In February, not long before we all went in lockdown, I attended an event with civil society organisations in Brussels concerning litigation and advocacy strategies. One of the organizers approached me as she recognized my name from the Strasbourg Observers blog and she explained how the series we published on the case of S.A.S. v. France helped her to understand the case more deeply. Little did my colleagues and I realize, I thought, how broad our readership would become, when we enthusiastically founded the Strasbourg Observers blog 10 years ago. A readership, which includes scholars, practitioners and civil society organisations. I am very grateful for that and for the work of my colleagues who are keeping the blog going these days.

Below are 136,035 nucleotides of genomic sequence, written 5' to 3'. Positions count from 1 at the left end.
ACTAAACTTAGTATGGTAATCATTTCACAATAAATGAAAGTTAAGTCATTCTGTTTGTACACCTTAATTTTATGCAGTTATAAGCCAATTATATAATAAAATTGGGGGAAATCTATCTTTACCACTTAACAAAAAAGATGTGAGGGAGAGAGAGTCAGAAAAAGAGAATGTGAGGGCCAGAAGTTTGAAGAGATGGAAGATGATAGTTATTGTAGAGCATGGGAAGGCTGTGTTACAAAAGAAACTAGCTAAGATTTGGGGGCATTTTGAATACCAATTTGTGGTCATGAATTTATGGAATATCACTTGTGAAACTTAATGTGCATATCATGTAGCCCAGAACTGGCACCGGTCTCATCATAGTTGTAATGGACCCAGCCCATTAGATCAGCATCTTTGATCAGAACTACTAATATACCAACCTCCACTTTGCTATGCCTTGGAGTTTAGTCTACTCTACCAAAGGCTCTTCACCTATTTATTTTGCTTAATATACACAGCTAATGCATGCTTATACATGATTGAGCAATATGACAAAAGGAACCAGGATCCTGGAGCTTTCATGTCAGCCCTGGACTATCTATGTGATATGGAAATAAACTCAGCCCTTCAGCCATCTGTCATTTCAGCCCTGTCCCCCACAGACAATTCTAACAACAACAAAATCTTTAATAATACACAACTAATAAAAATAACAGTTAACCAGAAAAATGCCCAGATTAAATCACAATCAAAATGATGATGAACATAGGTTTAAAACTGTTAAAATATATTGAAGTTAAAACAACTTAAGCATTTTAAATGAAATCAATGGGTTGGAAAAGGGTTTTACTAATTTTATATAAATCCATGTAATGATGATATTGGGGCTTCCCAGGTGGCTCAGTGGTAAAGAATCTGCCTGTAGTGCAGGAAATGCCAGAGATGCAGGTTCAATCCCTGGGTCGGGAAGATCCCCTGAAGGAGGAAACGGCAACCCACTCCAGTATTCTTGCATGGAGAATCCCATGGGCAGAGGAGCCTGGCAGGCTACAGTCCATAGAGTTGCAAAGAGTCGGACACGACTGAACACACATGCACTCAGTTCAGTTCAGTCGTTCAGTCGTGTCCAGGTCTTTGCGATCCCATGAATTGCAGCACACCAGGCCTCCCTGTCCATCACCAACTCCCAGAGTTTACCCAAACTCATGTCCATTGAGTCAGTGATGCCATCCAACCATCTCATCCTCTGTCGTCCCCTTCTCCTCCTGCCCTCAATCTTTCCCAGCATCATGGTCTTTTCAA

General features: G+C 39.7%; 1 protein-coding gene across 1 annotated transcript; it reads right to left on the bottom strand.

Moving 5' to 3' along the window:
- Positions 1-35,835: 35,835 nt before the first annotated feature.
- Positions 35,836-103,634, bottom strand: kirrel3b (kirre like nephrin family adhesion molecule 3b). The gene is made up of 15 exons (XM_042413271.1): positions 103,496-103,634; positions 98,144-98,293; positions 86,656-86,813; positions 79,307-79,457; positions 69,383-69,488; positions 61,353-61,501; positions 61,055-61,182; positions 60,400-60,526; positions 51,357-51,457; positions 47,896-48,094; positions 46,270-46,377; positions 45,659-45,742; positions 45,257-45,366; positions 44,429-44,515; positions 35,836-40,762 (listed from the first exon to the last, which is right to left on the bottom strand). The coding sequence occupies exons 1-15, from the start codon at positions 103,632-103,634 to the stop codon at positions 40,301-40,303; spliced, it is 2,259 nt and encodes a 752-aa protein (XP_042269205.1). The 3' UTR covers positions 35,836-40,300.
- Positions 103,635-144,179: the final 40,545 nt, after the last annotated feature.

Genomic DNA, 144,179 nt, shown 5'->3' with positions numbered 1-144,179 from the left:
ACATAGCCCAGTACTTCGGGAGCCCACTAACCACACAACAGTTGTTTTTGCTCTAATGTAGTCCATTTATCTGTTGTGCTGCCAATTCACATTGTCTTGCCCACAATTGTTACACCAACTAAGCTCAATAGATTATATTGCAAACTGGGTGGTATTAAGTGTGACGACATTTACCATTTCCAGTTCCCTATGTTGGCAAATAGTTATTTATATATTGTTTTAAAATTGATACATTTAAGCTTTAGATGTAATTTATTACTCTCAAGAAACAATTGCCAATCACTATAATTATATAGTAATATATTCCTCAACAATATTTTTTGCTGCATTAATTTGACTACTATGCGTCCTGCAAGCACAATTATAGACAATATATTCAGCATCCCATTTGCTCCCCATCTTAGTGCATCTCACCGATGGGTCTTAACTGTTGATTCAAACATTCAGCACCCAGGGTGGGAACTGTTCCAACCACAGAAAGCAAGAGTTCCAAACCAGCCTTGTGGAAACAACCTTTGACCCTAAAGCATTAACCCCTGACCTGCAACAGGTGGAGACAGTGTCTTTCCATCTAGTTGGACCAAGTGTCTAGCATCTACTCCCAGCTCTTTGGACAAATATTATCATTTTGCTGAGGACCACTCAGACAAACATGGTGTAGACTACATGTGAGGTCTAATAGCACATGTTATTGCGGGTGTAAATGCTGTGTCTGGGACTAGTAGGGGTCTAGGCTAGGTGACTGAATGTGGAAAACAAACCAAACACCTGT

Not long after that encounter, I was asked by my colleague Claire Poppelwell to write a reflection on the post I co-authored with dr. Lourdes Peroni on the S.A.S. case back in 2014. This commitment took me on a trip down memory lane, especially since we were involved in this case as a third-party intervener. In this post, I take the opportunity to reflect on this (learning) experience. I will also illustrate the broader impact of this case. Finally, in a time where face coverings are becoming the new ‘normal’, I will also share some thoughts on this case from a Covid-19 perspective.
The value of third party interventions